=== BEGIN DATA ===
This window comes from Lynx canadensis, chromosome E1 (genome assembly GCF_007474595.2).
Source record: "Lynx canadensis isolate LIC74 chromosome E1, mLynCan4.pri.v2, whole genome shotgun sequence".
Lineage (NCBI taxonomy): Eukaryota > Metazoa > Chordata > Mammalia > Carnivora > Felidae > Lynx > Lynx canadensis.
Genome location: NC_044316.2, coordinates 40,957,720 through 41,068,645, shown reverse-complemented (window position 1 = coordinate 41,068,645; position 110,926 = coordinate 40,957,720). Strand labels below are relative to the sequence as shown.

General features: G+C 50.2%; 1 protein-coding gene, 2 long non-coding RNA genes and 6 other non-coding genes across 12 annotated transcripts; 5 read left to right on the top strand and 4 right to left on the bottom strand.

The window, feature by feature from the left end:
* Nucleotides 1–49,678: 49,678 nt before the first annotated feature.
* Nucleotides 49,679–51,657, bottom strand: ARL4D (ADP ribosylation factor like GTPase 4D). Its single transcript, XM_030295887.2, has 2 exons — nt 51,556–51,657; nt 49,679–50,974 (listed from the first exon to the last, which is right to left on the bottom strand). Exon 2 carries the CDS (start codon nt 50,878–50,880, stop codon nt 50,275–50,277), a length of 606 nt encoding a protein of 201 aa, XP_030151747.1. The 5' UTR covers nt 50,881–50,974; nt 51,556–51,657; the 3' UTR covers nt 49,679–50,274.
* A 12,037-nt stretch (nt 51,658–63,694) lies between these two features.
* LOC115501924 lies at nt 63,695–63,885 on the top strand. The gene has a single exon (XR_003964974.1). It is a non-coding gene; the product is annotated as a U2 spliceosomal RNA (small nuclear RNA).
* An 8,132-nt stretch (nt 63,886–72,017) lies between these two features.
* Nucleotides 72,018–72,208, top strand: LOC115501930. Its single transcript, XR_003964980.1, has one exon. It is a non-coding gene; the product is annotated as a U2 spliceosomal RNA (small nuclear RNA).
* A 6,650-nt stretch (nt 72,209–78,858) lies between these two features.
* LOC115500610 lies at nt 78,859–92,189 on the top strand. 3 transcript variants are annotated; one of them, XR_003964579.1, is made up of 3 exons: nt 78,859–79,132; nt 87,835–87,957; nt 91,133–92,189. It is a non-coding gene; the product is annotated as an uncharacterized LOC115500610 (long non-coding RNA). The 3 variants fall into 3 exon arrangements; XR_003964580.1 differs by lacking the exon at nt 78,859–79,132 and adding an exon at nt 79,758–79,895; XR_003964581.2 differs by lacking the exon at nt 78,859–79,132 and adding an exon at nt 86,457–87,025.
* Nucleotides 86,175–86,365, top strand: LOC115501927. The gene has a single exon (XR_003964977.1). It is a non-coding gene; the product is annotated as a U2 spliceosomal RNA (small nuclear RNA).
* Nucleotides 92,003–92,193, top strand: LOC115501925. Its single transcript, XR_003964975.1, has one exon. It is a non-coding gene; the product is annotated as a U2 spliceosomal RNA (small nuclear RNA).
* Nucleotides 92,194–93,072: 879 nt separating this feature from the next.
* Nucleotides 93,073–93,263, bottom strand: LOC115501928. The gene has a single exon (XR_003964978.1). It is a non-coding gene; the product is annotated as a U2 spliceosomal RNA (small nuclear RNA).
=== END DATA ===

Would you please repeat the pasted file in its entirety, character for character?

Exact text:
This window comes from Lynx canadensis, chromosome E1 (genome assembly GCF_007474595.2).
Source record: "Lynx canadensis isolate LIC74 chromosome E1, mLynCan4.pri.v2, whole genome shotgun sequence".
Lineage (NCBI taxonomy): Eukaryota > Metazoa > Chordata > Mammalia > Carnivora > Felidae > Lynx > Lynx canadensis.
Genome location: NC_044316.2, coordinates 40,957,720 through 41,068,645, shown reverse-complemented (window position 1 = coordinate 41,068,645; position 110,926 = coordinate 40,957,720). Strand labels below are relative to the sequence as shown.

General features: G+C 50.2%; 1 protein-coding gene, 2 long non-coding RNA genes and 6 other non-coding genes across 12 annotated transcripts; 5 read left to right on the top strand and 4 right to left on the bottom strand.

The window, feature by feature from the left end:
* Nucleotides 1–49,678: 49,678 nt before the first annotated feature.
* Nucleotides 49,679–51,657, bottom strand: ARL4D (ADP ribosylation factor like GTPase 4D). Its single transcript, XM_030295887.2, has 2 exons — nt 51,556–51,657; nt 49,679–50,974 (listed from the first exon to the last, which is right to left on the bottom strand). Exon 2 carries the CDS (start codon nt 50,878–50,880, stop codon nt 50,275–50,277), a length of 606 nt encoding a protein of 201 aa, XP_030151747.1. The 5' UTR covers nt 50,881–50,974; nt 51,556–51,657; the 3' UTR covers nt 49,679–50,274.
* A 12,037-nt stretch (nt 51,658–63,694) lies between these two features.
* LOC115501924 lies at nt 63,695–63,885 on the top strand. The gene has a single exon (XR_003964974.1). It is a non-coding gene; the product is annotated as a U2 spliceosomal RNA (small nuclear RNA).
* An 8,132-nt stretch (nt 63,886–72,017) lies between these two features.
* Nucleotides 72,018–72,208, top strand: LOC115501930. Its single transcript, XR_003964980.1, has one exon. It is a non-coding gene; the product is annotated as a U2 spliceosomal RNA (small nuclear RNA).
* A 6,650-nt stretch (nt 72,209–78,858) lies between these two features.
* LOC115500610 lies at nt 78,859–92,189 on the top strand. 3 transcript variants are annotated; one of them, XR_003964579.1, is made up of 3 exons: nt 78,859–79,132; nt 87,835–87,957; nt 91,133–92,189. It is a non-coding gene; the product is annotated as an uncharacterized LOC115500610 (long non-coding RNA). The 3 variants fall into 3 exon arrangements; XR_003964580.1 differs by lacking the exon at nt 78,859–79,132 and adding an exon at nt 79,758–79,895; XR_003964581.2 differs by lacking the exon at nt 78,859–79,132 and adding an exon at nt 86,457–87,025.
* Nucleotides 86,175–86,365, top strand: LOC115501927. The gene has a single exon (XR_003964977.1). It is a non-coding gene; the product is annotated as a U2 spliceosomal RNA (small nuclear RNA).
* Nucleotides 92,003–92,193, top strand: LOC115501925. Its single transcript, XR_003964975.1, has one exon. It is a non-coding gene; the product is annotated as a U2 spliceosomal RNA (small nuclear RNA).
* Nucleotides 92,194–93,072: 879 nt separating this feature from the next.
* Nucleotides 93,073–93,263, bottom strand: LOC115501928. The gene has a single exon (XR_003964978.1). It is a non-coding gene; the product is annotated as a U2 spliceosomal RNA (small nuclear RNA).